'We flew through the waves, his hand guiding the tiller'
We've used several of Elise Hempel's poems in this column, and this one is from her latest book from Able Muse Press, Second Rain. To be a child, out for a fast ride in a boat with a father, well, that's a fine time. Elise Hempel lives in Illinois.
by Elise Hempel
After my father unhooded it, lugged it down
the steep path to the boat and clamped it on,
drew back the cord again and again like a pitch
about to be thrown, grimacing with each
whining refusal, and muttered, finally said
She doesn't want to start, after it always did,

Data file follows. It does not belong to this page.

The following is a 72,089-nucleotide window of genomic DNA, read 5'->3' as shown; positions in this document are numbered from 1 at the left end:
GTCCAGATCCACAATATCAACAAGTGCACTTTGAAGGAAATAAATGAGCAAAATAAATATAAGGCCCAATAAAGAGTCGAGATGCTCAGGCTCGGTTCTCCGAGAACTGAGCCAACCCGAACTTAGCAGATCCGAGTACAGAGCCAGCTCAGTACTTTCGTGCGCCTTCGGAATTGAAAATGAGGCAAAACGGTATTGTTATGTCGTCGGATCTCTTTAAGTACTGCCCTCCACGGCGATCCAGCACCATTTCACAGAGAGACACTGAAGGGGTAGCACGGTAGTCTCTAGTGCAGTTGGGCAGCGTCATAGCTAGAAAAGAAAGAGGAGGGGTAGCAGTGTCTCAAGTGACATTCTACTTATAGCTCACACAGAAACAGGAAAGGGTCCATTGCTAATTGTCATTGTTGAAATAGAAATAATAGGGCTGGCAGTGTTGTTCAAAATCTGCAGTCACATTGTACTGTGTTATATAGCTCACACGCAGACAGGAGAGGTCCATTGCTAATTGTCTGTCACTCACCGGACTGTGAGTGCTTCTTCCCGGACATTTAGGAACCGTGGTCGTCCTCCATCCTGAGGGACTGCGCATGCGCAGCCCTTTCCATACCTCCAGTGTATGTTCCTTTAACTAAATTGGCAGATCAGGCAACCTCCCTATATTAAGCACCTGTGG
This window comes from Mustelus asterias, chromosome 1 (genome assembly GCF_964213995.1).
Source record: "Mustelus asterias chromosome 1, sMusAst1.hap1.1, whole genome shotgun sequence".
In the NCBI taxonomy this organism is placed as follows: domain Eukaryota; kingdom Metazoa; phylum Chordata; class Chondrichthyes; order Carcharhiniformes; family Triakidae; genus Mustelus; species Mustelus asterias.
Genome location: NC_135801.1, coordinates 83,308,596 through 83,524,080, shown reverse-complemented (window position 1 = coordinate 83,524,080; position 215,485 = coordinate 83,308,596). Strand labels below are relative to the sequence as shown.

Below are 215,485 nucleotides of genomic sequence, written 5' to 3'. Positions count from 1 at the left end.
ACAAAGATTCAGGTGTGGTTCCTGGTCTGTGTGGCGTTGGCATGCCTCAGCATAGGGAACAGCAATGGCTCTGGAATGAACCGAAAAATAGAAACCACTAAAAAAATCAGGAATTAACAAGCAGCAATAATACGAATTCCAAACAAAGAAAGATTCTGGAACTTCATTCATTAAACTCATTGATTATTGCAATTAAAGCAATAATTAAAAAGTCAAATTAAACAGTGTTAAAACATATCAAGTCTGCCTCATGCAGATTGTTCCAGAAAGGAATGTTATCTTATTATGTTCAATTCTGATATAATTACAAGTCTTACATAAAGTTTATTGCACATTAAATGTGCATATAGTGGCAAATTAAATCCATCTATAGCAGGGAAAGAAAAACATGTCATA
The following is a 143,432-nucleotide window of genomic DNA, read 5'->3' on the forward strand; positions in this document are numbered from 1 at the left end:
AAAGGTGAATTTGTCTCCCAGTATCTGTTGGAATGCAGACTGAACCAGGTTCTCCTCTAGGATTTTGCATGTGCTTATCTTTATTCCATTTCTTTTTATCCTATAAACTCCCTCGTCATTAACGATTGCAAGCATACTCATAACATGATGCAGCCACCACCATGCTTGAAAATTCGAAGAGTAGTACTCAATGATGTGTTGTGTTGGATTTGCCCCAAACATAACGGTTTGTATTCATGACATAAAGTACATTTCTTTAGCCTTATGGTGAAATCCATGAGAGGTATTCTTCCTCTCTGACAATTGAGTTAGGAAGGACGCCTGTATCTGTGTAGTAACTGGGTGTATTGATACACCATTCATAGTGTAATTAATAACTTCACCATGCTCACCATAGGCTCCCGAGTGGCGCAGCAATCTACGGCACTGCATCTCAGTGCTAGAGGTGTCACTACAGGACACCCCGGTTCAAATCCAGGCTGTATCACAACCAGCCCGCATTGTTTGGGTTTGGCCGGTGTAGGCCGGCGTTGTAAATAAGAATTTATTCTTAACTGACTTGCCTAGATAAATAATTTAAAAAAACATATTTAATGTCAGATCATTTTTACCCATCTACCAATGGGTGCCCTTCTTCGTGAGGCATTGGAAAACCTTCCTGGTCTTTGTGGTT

and we shoved away from the pier, rowed out of the dense
tangle of weeds and lily pads, not once
did our resting oars uncross their feet,
not even as we entered the shallow inlet
between our lake and the next, just purring through
the reeds in that narrow passage, over the billow
of silt, the rocks, never getting stuck before
we flew through the waves, his hand guiding the tiller.
American Life in Poetry is made possible by the Poetry Foundation, publisher of Poetry magazine. It is also supported by the Department of English at the University of Nebraska-Lincoln. Poem © 2016 by Elise Hempel, 'Outboard Motor,' from Second Rain, (Able Muse Press, 2016). Poem reprinted by permission of Elise Hempel and the publisher. Introduction © 2017 by the Poetry Foundation. The introduction's author, Ted Kooser, served as United States Poet Laureate Consultant in Poetry to the Library of Congress from 2004-06.